Members of the marine conservation organization, Sea Shepherd Conservation Society, have released photos of a dead sea lion that washed ashore on Hornby Island, reportedly having been shot in the head.
The discovery coincides with the roe herring fishery, currently happening in the Strait of Georgia.
Sea Shepherd personnel are concerned fishermen could be illegally culling the pinnipeds in an effort to protect their herring catch.
“[Tuesday’s] washing up of a sea lion shot in the head on Hornby Island, leaves no doubt as to the abuse of pinnipeds our crew has been observing on the water,” said Sea Shepherd Captain Locky Maclean in an email to Black Press.
The Georgia Strait roe herring fishery is the only remaining herring fishery and has been a contentious issue for numerous marine conservation groups, who feel such fisheries will lead to the demise of much marine life.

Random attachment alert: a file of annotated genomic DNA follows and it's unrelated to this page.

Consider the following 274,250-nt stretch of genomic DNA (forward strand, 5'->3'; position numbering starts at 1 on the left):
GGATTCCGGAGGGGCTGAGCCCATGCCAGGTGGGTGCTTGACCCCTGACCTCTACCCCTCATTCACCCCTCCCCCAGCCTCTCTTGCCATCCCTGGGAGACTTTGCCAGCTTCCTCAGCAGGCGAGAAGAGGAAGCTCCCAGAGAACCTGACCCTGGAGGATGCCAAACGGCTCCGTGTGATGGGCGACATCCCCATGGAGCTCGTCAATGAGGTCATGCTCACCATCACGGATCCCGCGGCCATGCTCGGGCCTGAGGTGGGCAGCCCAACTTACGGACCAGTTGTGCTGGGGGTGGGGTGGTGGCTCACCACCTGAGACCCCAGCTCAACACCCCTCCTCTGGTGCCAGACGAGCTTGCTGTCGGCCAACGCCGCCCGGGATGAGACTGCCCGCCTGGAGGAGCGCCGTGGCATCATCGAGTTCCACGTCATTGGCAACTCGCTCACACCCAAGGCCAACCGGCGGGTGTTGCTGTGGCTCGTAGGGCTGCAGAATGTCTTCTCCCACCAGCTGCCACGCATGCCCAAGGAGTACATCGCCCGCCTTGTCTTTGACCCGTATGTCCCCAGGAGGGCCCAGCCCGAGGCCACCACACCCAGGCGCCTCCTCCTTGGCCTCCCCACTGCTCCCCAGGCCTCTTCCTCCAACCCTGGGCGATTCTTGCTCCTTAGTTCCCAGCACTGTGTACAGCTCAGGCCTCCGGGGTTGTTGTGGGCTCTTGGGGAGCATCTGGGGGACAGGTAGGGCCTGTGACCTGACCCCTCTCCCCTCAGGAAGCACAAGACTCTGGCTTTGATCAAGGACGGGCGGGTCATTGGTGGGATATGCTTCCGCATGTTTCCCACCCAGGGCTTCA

“This is the principal food supply of Chinook salmon, and we’ve got southern resident killer whales that are starving to death because they don’t have enough Chinook salmon,” said Ian McAllister, executive director of Pacific Wild - another group observing the fishery. “We are liquidating the very basis of their food supply.”
“For the Sea lions, the Strait of Georgia herring spawn is one of the last places they can feed. They come from far and wide to find food, who can blame them when the other herring runs are all gone?” said Maclean.
There have been calls from commercial fishermen to institute a seal/sea lion cull.
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